Top Catastrophic Insurance Claims Explained


Disaster won't wait. Whether it's flooding, wildfires, or hurricanes, homeowners need to protect their families and their homes from devastation. One integral part of any home preparation plan is homeowners insurance, which helps you get back on your feet after a catastrophic event.

In honor of National Preparedness Month, we welcomed Jeff Arnold of RightSure Agency Group and Michelle O'Connor of O'Connor Insurance Associates, Inc. to discuss what you need to know about homeowners insurance and catastrophic claims. 

What is a "CAT" claim?

A catastrophic claim on your homeowners insurance – or a "CAT claim" – stems from a "natural and man-made disaster that is unusually severe," according to the Insurance Information Institute.

Weather events that qualify as CAT claims include tornadoes, hurricanes and tropical storms, other wind/hail/flood incidents, and winter storms. A standard homeowners insurance policy generally covers property damage and the loss of personal property from fire (including wildfires), hail, and windstorms. However, earthquakes and at times, hurricane damage, may require additional coverage.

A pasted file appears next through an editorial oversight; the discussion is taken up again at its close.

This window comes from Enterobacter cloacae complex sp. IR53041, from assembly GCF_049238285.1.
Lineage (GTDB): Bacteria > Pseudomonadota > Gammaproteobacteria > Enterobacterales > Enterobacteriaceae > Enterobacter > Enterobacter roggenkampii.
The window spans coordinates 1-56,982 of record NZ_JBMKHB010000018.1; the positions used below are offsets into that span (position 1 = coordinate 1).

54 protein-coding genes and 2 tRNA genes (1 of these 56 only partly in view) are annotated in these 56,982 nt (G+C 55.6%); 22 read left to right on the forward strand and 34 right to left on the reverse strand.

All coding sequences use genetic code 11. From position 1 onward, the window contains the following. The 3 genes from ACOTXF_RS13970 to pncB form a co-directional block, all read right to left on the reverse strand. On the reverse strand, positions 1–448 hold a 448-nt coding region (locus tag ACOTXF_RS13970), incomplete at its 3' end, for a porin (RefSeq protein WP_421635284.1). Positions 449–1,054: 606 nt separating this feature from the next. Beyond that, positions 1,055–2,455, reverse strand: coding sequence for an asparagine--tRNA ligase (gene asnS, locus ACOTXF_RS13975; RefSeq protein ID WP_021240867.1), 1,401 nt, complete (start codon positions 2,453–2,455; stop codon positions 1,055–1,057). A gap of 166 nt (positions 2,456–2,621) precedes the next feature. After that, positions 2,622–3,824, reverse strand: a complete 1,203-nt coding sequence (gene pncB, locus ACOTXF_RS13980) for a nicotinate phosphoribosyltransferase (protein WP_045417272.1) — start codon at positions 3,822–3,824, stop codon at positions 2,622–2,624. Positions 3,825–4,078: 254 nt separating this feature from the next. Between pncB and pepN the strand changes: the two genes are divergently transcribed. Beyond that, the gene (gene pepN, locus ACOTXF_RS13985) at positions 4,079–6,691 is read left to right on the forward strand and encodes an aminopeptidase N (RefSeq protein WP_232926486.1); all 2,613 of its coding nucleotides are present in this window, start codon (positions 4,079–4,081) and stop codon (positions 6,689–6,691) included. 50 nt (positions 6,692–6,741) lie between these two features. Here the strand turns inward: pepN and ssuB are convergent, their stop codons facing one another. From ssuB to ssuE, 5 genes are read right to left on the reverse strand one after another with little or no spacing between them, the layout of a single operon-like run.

Hailstorms generally are covered under standard homeowners policies.

It can be difficult, especially for new homeowners, to know which coverage they have and which coverage they need. If you're ever in any doubt, we recommend you reach out to your insurance agent to find out.

If you're looking for a quick overview of the different CAT claims and the best ways to prevent having to file a claim, then read on! 

Earthquake – To endorse or not to endorse? 

Earthquakes can cause incredible damage.

If there's a whole lot of shaking going on, you'll need to add an endorsement to your policy or even take out a separate earthquake policy.

"You have to add that on, endorse it onto a home insurance policy," says Jeff, whose coverage area includes California and homes along the San Andreas Fault Line. "Not every carrier will add an earthquake as an endorsement. For some, it's a separate policy."

If you're thinking, "Do I need earthquake coverage?" you may wish to speak to an insurance agent about adding coverage that covers earthquakes (and completing earthquake preparedness). After all, California isn't the only place that shakes, rattles, and rolls. 

Are you covered?

"We actually had an earthquake on August 9th in North Carolina," recounts Michelle. "It was above five on the Richter scale. We've not really had that as a threat to our area, so it's definitely something we're having conversations with our clients about now."

Homeowners that were in the immediate area suffered foundation damage.